When questioned about some Hanyangians whose career paths have nothing to do with the internship programs, like those who prepare for national examinations such as the Bar Exam, Professor Sohn answered, “In the case of students who have passed the Preliminary National Bar Examination, HYU will excuse them from having to take the internship courses, deeming them as experts in the areas of their majors already. Again, internship experiences could be good opportunities for all Hanyangians to prepare for being future specialists.”
  Professor Sohn added a few more comments regarding some Hanyangians’ opposition to the internship requirement, especially due to lack of communications with them beforehand. “HYU conducted a survey on graduate students to evaluate the previous education curriculums. Through the survey, we recognized the strong demands for practical education that would be useful for graduates when they seek jobs. In accordance with those demands, HYU thought about ways to help students develop their career aptitudes. That is why HYU decided to implement the internship requirement starting from 2013,” he commented.

A Lack of Interaction Between HYU and Hanyangians
   “I think that an absence of official communication between Hanyangians and HYU is a serious problem. HYU made the mistake of not considering Hanyangians views on the new requirement beforehand,” said Jung Seung-jee, a Freshman in the College of Policy Science at HYU. In fact, according to the survey by The HJ, 48.1 percent of Hanyangians answered that implementing a policy without taking students’ opinions into consideration is the biggest problem when setting up new requirements.
  Another freshman in the College of Social Science at HYU, Kim Hye-jin said, “Apart from the question of whether the internship program will be effective or not, I was confused because I could not find any information about it. I have been trying to find detailed information about it on the HYU homepage, but I still have not found anything.” 
  As Kim said, the website does not provide specific information about the new internship requirement, but rather only a brief mention. There were no guidelines such as how each college’s students can complete the requirement, what programs are prepared, and how many credits students need to complete. “Especially for freshmen those who are not accustomed to using the HYU homepage yet, HYU should have tried a better way to inform Hanyangians,” Kim added.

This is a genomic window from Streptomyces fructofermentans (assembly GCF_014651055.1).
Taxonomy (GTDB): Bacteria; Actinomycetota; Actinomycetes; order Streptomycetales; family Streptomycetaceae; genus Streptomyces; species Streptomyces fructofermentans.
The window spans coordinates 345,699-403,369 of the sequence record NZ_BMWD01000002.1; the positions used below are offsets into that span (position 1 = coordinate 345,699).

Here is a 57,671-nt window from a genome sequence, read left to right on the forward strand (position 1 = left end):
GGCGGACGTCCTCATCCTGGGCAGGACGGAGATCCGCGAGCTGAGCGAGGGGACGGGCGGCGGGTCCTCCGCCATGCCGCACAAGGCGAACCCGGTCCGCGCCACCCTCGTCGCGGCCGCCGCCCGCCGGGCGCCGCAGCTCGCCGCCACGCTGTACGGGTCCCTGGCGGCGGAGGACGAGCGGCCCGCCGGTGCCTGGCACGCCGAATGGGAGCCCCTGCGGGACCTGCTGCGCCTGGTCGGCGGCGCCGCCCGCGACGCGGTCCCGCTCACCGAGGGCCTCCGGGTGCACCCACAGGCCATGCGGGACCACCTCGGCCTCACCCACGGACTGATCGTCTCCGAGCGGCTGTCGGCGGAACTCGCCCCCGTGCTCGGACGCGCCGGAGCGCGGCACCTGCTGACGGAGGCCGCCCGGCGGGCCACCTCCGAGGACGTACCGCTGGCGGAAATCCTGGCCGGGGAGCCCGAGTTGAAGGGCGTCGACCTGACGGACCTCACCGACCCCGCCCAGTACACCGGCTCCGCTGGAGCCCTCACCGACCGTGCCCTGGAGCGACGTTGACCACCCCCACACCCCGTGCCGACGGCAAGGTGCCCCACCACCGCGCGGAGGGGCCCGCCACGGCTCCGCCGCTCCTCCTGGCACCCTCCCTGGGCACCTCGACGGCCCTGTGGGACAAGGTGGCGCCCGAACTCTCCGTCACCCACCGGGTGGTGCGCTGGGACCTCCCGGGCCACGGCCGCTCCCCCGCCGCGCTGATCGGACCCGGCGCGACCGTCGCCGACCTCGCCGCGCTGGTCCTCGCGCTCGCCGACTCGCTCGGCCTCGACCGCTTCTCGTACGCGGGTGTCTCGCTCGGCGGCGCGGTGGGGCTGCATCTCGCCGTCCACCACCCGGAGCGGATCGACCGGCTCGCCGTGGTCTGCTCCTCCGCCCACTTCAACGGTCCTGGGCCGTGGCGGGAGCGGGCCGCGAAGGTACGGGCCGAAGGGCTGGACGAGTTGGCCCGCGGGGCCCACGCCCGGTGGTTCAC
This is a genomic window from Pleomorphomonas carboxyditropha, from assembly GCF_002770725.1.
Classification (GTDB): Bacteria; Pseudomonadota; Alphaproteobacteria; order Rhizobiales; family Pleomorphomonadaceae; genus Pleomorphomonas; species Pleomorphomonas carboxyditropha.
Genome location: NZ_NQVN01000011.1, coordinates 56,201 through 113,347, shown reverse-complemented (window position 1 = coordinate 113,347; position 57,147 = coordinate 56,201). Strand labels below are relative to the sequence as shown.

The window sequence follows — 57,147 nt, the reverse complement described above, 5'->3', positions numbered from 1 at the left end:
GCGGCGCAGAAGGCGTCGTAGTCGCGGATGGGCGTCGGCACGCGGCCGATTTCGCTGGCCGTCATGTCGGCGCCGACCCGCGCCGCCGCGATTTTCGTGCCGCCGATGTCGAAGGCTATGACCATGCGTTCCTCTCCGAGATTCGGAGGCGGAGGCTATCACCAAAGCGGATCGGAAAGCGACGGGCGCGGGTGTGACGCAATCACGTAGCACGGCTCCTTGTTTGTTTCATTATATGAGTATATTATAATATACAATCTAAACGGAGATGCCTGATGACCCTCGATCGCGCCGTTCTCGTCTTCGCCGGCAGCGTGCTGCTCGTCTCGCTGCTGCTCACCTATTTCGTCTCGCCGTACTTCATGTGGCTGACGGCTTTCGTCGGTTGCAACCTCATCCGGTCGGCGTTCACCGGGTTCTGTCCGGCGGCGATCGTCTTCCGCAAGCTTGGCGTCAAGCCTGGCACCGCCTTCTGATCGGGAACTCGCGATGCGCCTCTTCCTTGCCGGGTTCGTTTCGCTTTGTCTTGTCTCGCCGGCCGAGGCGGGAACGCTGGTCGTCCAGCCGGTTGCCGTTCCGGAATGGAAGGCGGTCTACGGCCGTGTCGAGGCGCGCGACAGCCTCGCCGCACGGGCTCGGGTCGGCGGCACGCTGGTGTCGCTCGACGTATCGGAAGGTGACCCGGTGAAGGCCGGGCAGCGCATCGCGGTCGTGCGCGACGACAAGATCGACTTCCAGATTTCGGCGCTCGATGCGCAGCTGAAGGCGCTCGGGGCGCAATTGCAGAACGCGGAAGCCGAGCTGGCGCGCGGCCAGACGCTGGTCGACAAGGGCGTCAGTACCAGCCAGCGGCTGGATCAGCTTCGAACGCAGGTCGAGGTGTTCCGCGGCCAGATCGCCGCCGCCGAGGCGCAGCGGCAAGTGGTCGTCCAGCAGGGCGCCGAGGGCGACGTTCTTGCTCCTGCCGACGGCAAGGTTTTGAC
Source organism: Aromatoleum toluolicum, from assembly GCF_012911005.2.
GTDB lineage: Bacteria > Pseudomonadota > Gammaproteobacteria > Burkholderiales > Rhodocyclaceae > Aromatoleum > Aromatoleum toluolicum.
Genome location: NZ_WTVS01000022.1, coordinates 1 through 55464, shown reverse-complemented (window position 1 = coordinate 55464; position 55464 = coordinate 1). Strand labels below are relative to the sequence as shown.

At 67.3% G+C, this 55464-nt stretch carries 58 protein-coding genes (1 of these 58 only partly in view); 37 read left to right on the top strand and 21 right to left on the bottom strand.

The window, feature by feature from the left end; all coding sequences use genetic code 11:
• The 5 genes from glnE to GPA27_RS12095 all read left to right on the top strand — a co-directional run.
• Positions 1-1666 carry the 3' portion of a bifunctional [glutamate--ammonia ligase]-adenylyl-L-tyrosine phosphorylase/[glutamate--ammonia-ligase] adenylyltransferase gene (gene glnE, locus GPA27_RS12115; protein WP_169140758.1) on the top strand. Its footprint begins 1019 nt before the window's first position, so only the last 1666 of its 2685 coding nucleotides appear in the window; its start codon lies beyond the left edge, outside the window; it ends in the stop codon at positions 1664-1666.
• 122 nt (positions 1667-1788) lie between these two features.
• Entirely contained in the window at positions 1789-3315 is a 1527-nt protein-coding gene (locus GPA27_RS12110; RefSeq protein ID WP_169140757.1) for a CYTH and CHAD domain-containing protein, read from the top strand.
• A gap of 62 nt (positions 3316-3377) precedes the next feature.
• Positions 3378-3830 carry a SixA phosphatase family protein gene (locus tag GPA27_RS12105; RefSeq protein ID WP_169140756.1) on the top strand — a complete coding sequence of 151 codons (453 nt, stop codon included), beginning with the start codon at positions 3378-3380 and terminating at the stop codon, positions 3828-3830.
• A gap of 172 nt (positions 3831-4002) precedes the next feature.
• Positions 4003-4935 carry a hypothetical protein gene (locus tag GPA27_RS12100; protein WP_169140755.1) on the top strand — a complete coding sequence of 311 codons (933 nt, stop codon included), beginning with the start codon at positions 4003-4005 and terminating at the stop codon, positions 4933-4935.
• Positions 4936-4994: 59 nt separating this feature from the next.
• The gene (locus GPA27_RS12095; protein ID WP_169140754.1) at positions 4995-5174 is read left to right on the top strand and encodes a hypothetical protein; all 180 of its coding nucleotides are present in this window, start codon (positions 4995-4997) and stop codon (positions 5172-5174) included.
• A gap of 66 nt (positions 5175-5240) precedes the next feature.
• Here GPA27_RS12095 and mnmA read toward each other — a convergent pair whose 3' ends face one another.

Actual Education Needs Interaction 
  As previously mentioned, in addition to the goal of boosting practical education through the internship requirement, another goal that involves HYU‘s recently reorganized curriculum is developing students’ 3C(Creativity, Communication and Consilience). However, considering that that there was not enough communication between HYU and Hanyangians about the internship requirement, it does not make sense for HYU to achieve this 3C goal, especially in the areas of Communication and Consilience.
  Son Ju-hyuong, the President of General Students’ Association stated, “Even though the school claims that the internship requirement have been implemented for the benefit of the students, I have doubts about whether internship requirement launched without any interactions with Hanyangians can be viewed as a sincere policy made for our sake. Only when active communication exists, and not only before such requirement are settled but also after they go into effect, Hanyangians truly will trust HYU and be willing to give such new requirements a try.”